What if every drug in a class posed a risk to the heart--all except one? That's the question we could soon be asking about nonsteroidal anti-inflammatories, or NSAIDs, among the most commonly used drugs in the world.
An FDA panel of outside experts will meet this week to weigh the evidence on this group of drugs, which includes ibuprofen, sold by Johnson & Johnson ($JNJ) under the brand name Motrin, as well as in generic form. It also includes Celebrex, a prescription painkiller sold by Pfizer ($PFE), and Pfizer's version of ibuprofen, Advil. For years, since another NSAID--the notorious Vioxx--was pulled off the market, these drugs have worn a warning about cardiovascular risks associated with them. The FDA experts are considering whether that warning is still necessary for all of these drugs.
And it's possible that the panel will remove the warning on Bayer's brand Aleve (naproxen), and Aleve alone. That would give the drug an edge over its peers--an edge that would no doubt show up in a television commercial soon after.
As The Wall Street Journal notes, FDA review staff concluded that Aleve does indeed lack the cardiovascular risks of ibuprofen and Celebrex. After reviewing an analysis of 700 studies of the drugs, epidemiologist Andrew Mosholder wrote that Aleve's label "should be amended to reflect the more favorable cardiovascular risk profile of naproxen."
None of those studies pitted the drugs against one another in a single trial. There is, however, such a trial going on right now at the Cleveland Clinic, and data are expected next year. And here's where the plot thickens: Apparently, some at the FDA question whether that trial should continue, given the difference in risks that's already apparent from Mosholder's look at those 700 studies.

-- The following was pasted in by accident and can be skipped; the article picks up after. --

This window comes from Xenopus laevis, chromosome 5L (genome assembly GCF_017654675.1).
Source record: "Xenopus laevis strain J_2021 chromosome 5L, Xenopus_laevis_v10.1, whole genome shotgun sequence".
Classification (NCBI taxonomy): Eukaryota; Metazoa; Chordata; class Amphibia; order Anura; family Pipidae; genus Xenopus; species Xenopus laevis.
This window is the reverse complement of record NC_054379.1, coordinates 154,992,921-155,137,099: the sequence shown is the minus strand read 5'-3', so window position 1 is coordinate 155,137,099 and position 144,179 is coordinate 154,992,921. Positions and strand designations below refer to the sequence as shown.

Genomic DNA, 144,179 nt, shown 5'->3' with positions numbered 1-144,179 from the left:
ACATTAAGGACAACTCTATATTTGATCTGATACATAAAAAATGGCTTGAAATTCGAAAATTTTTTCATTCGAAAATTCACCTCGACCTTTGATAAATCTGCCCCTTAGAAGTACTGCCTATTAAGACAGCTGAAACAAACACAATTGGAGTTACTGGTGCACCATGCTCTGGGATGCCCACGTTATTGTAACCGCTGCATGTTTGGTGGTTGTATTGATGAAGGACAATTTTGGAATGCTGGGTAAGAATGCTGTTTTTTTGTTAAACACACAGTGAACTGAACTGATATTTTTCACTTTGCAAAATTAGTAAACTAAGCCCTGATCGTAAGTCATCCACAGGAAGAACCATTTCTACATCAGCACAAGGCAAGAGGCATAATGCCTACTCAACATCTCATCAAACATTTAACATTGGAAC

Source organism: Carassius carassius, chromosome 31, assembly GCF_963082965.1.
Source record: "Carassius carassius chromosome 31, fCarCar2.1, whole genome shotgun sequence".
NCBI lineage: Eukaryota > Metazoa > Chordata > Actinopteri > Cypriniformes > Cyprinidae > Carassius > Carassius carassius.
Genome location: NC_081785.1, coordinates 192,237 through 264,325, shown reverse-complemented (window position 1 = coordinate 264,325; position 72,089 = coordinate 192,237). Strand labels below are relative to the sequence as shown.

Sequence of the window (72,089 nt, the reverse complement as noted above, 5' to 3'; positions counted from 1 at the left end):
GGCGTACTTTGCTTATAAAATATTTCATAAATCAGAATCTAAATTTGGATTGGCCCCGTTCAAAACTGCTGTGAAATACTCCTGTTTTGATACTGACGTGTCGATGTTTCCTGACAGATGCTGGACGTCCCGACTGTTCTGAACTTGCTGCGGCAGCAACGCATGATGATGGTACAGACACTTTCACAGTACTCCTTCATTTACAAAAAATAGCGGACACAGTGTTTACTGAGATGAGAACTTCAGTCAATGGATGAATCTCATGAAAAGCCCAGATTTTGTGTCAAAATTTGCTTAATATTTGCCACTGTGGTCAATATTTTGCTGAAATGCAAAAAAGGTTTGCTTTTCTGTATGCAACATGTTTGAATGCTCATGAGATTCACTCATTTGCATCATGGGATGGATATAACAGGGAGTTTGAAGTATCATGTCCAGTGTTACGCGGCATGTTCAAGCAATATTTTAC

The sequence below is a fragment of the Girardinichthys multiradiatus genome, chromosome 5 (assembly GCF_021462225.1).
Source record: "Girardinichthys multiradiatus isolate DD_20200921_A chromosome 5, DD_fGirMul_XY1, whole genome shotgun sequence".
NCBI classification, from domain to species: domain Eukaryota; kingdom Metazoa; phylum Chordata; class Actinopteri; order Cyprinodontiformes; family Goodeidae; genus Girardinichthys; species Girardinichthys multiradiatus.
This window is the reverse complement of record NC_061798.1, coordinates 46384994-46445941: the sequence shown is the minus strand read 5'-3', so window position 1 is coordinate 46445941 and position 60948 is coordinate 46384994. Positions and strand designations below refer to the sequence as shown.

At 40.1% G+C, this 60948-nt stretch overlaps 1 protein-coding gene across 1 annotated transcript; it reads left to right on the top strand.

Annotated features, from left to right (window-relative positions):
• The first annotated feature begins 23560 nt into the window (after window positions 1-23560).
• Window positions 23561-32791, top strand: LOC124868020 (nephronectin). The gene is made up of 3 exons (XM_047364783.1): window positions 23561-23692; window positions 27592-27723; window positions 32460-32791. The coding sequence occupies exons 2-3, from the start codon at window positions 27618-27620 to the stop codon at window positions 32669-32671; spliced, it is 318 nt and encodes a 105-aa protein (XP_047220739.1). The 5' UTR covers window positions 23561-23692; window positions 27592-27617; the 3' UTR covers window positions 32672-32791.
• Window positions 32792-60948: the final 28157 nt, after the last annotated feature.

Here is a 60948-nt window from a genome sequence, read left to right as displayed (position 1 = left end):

The Cleveland Clinic, meanwhile, says that its study is focusing on high-risk cardiac patients. Because "events"--adverse outcomes such as heart attack, stroke and hospitalization--are naturally most common in high-risk patients, the study could help differentiate the drugs very clearly. Plus, it's a very large study, with 20,000 patients involved, which would lend more weight to the findings.
The doctors participating in this study are among those who will testify before the FDA's advisory panel Monday and Tuesday. The companies themselves will make their cases. As the WSJ reports, Pfizer thinks the trial should continue and existing labeling remain in force. J&J also supports the existing labeling. Bayer, for its part, tells the Journal that Aleve is safe and that it presents little to no cardiovascular risk.
At the end of all that the FDA will be looking to its expert advisers for, well, advice. After the panel vote, the agency could adopt that advice; it usually does follow its advisory committees' recommendations, but not always. Stay tuned.
- read the WSJ story (sub. req.)